Service of Stationery That’s Not

May 25th, 2017

Categories: Gift Cards, Graphic Design, Retail, Stationery, Writers

Card by Jesse Levison, Gold Teeth Brooklyn

My visit to the National Stationery Show at the Javits Center is always a treat as I love fine paper, eye-catching graphics, fancy giftwrap and embellishments and there was plenty this week to satisfy from wrapping paper stunning enough to frame, magnificent ribbon displays especially by May Arts Ribbon and Ampelco Ribbon, paper party plates, favors, banners and accessories, books, candles, portfolios, boxes, balloons, and a riches of note cards for birthdays, holidays—you name it.

Jesse Levison of Gold Teeth Brooklyn’s whimsical, well rendered motifs in saturated colors screen printed on superior paper [photo above] appealed to me. She wasn’t alone: Talented artists abound at this show. I worry that there may be too many of them, but then I could say the same for gifted writers and musicians, journalists, filmmakers and so many others with training and talent that may go unrewarded in a financial sense.

Neon flamingo by Sunnylife

I play a game with myself when I cover such a trade show. Would I order this or that for my imaginary stationery store? That’s when I noticed exhibitors who were selling items that didn’t fit my idea of stationery. Examples: Barware; bath and body creams; fragrances; tea pots and tea; neckties; leather luggage; backpacks; baby clothes; jewelry; sunglasses; Sunnylife’s pool toys, neon birds, lobsters and cactus [that I loved] and decorative pillows.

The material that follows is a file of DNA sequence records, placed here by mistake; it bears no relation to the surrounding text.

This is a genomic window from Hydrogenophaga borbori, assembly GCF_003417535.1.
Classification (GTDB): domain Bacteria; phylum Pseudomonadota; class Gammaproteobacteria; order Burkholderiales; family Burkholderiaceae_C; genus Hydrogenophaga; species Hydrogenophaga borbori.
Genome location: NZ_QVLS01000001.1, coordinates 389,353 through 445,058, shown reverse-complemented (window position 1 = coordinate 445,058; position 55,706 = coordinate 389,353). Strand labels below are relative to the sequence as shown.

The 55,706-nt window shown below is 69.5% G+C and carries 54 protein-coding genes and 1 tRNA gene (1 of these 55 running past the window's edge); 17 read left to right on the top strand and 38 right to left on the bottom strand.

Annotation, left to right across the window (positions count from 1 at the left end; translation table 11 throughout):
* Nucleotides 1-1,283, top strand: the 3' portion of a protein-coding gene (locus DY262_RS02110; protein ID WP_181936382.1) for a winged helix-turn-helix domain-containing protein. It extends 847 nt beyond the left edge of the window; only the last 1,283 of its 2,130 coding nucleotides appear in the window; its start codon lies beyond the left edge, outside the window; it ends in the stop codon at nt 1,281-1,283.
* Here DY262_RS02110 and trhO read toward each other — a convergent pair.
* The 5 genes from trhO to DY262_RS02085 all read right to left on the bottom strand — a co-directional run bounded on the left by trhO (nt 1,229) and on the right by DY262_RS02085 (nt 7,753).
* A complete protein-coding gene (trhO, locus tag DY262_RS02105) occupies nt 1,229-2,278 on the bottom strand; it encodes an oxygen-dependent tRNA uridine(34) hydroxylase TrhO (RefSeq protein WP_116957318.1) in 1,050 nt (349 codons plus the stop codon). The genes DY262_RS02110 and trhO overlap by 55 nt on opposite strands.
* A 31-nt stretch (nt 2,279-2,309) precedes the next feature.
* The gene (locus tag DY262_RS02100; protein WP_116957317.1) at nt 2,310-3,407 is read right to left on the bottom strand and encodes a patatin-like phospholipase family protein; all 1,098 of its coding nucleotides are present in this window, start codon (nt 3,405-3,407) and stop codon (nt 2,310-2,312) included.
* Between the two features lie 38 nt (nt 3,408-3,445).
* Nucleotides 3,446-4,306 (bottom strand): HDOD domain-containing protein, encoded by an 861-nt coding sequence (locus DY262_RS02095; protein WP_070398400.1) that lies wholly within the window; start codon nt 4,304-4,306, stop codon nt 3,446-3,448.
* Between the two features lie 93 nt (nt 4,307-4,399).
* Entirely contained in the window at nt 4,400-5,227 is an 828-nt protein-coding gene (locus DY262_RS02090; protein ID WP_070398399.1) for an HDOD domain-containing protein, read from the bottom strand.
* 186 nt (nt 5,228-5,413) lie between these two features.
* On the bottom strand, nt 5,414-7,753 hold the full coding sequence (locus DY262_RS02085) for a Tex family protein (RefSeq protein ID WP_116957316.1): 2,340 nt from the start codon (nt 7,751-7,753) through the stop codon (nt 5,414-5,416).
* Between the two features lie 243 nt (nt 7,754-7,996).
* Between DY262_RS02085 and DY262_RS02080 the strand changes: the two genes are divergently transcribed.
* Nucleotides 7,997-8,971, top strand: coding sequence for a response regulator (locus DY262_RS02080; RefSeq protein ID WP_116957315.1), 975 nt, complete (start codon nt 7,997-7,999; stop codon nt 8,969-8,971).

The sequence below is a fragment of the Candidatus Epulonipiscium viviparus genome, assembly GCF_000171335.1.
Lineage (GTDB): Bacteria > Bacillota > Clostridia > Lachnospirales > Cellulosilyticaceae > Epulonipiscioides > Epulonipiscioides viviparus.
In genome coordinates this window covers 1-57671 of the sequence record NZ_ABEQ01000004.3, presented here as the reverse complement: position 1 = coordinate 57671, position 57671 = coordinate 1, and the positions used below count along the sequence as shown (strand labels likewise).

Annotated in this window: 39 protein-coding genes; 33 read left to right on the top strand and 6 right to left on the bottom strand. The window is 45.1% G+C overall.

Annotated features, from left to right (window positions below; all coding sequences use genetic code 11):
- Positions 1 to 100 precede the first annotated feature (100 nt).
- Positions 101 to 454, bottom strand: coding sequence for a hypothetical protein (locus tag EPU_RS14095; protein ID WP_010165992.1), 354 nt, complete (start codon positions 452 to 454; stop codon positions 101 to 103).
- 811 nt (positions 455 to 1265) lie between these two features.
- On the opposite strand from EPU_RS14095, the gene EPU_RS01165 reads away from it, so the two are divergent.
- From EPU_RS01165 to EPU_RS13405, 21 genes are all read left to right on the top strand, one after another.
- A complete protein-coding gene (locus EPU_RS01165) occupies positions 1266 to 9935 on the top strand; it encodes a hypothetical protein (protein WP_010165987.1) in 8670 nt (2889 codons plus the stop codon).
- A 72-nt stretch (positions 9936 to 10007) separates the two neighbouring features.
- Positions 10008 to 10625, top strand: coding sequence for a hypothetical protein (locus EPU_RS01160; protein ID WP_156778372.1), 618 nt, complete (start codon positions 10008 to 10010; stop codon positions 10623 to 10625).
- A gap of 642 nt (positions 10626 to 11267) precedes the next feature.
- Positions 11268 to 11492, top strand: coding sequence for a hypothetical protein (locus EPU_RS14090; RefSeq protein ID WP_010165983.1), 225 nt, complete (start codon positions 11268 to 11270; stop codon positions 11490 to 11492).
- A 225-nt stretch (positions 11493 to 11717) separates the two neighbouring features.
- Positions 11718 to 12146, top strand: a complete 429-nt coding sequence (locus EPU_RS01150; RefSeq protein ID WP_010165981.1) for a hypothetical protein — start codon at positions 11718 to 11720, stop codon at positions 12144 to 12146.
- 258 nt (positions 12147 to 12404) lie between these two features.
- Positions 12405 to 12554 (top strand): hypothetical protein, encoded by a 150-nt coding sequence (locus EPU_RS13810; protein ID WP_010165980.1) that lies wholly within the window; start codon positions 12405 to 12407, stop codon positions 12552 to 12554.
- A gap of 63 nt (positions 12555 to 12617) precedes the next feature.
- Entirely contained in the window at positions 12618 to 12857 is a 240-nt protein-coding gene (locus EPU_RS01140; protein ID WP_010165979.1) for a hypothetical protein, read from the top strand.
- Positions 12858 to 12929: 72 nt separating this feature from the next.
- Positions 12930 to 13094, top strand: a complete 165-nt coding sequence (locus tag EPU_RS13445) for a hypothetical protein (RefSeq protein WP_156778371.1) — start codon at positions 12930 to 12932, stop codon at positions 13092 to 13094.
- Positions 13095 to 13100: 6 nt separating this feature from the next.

And then I remembered that supermarkets and drugstores sell stationery as well.

In addition to art, music, journalism, filmmaking and writing, what other industries are overcrowded with talent? How and where will these gifted people find a way to be paid? What items have you been surprised to see in any store that you’ve traditionally visited to buy something else?

Ampelco ribbon

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8 Responses to “Service of Stationery That’s Not”

  1. hb Said:

    Your thoughtful post brings to mind one of the most memorable lectures of my life. My senior year at school, the head, of all things, of our French department, Dr. James H. Grew, gave a lecture on books, not on what was written in them, but on what they were made of, how they were made and how to care for them.

    Dr. Grew, a mild mannered, unassuming little man, was a compellingly sincere lover of well-made books, and after hearing what he had to say, I agree with him that there is no man-made object more beautiful than a finely crafted volume of no matter what. His passion was contagious. Since then, I have looked at books differently than I did before. I now treat nicely made ones with deep respect.

    Of course, what are books made out of? Paper.

  2. Martha Takayama Said:

    I adore beautiful stationery, wrapping paper, paper drawer liners (especially with lavender scent). Japanese organza ribbons are exquisite and are beautiful hair ribbons also.